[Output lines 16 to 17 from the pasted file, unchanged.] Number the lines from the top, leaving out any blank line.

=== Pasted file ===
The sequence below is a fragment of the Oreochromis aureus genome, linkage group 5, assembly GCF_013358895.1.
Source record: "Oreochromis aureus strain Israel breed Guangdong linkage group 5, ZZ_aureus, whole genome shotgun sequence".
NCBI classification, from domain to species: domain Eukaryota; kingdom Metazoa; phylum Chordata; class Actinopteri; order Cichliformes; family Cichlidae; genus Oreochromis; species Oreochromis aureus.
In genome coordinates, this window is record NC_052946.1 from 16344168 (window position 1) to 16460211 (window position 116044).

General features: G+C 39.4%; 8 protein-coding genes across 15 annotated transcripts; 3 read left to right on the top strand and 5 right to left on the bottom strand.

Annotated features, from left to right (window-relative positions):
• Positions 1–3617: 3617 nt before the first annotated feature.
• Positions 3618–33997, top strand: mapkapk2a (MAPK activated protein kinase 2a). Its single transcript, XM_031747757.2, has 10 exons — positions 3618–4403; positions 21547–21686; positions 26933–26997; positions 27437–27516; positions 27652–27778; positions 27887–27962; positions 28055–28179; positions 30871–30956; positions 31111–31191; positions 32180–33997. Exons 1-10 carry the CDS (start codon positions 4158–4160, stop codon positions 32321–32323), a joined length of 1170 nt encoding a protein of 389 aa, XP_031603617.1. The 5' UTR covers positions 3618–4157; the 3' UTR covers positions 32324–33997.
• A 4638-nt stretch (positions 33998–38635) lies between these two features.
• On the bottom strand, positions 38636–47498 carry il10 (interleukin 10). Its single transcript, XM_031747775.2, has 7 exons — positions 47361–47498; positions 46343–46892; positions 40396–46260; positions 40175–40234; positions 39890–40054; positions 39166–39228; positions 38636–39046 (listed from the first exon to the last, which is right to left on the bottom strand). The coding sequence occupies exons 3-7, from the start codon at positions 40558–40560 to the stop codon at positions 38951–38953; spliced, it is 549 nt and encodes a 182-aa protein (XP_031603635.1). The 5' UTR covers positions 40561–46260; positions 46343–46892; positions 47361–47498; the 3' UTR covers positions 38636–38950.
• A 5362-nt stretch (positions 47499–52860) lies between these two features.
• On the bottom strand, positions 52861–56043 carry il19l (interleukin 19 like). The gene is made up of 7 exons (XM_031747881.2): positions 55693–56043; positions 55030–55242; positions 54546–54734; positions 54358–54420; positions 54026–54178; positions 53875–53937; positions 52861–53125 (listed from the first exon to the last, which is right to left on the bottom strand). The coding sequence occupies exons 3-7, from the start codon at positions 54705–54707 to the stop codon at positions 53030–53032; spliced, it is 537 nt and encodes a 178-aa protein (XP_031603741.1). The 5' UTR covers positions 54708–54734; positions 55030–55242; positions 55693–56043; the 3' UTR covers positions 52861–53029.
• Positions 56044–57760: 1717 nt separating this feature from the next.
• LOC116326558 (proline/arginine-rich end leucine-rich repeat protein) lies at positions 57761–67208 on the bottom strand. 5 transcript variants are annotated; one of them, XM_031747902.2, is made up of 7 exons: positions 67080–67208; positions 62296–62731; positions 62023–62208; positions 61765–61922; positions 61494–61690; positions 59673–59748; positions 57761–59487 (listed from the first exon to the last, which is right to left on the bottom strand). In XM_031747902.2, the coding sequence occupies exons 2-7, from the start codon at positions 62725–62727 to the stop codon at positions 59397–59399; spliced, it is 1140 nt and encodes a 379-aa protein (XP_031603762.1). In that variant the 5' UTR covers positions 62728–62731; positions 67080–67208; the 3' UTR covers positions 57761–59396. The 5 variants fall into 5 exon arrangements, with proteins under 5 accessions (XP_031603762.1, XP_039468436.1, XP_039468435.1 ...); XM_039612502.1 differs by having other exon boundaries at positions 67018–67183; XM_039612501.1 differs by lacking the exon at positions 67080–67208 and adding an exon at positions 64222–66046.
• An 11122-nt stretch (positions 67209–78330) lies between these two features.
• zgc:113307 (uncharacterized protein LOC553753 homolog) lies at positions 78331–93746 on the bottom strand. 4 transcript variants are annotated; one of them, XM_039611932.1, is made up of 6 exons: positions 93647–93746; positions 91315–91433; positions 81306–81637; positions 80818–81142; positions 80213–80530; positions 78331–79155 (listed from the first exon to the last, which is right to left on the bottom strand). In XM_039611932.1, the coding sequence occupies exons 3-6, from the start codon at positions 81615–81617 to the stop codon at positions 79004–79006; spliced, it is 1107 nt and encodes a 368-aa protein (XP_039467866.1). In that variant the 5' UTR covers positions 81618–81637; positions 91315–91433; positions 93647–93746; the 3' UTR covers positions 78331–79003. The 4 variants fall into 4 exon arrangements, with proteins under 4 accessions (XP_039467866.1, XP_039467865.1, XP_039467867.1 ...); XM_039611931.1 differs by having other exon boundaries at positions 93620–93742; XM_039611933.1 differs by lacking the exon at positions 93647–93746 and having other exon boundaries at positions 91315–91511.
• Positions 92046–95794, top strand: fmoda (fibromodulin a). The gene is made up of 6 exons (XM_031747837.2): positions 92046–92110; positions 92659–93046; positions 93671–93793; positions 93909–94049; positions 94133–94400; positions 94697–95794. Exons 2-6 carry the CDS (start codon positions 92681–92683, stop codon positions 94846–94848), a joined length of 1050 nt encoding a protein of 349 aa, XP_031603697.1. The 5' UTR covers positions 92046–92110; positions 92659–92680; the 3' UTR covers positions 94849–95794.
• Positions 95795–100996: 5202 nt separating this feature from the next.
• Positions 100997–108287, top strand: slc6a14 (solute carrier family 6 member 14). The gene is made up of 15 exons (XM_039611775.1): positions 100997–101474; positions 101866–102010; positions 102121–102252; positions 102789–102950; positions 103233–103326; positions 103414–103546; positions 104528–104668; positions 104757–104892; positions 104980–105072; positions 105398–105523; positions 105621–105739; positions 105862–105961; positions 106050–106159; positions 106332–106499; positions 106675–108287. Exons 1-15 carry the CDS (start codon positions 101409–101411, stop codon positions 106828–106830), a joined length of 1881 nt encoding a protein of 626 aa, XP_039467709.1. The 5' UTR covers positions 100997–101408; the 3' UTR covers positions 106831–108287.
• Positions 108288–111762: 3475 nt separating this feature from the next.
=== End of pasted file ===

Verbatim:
• zgc:113307 (uncharacterized protein LOC553753 homolog) lies at positions 78331–93746 on the bottom strand. 4 transcript variants are annotated; one of them, XM_039611932.1, is made up of 6 exons: positions 93647–93746; positions 91315–91433; positions 81306–81637; positions 80818–81142; positions 80213–80530; positions 78331–79155 (listed from the first exon to the last, which is right to left on the bottom strand). In XM_039611932.1, the coding sequence occupies exons 3-6, from the start codon at positions 81615–81617 to the stop codon at positions 79004–79006; spliced, it is 1107 nt and encodes a 368-aa protein (XP_039467866.1). In that variant the 5' UTR covers positions 81618–81637; positions 91315–91433; positions 93647–93746; the 3' UTR covers positions 78331–79003. The 4 variants fall into 4 exon arrangements, with proteins under 4 accessions (XP_039467866.1, XP_039467865.1, XP_039467867.1 ...); XM_039611931.1 differs by having other exon boundaries at positions 93620–93742; XM_039611933.1 differs by lacking the exon at positions 93647–93746 and having other exon boundaries at positions 91315–91511.
• Positions 92046–95794, top strand: fmoda (fibromodulin a). The gene is made up of 6 exons (XM_031747837.2): positions 92046–92110; positions 92659–93046; positions 93671–93793; positions 93909–94049; positions 94133–94400; positions 94697–95794. Exons 2-6 carry the CDS (start codon positions 92681–92683, stop codon positions 94846–94848), a joined length of 1050 nt encoding a protein of 349 aa, XP_031603697.1. The 5' UTR covers positions 92046–92110; positions 92659–92680; the 3' UTR covers positions 94849–95794.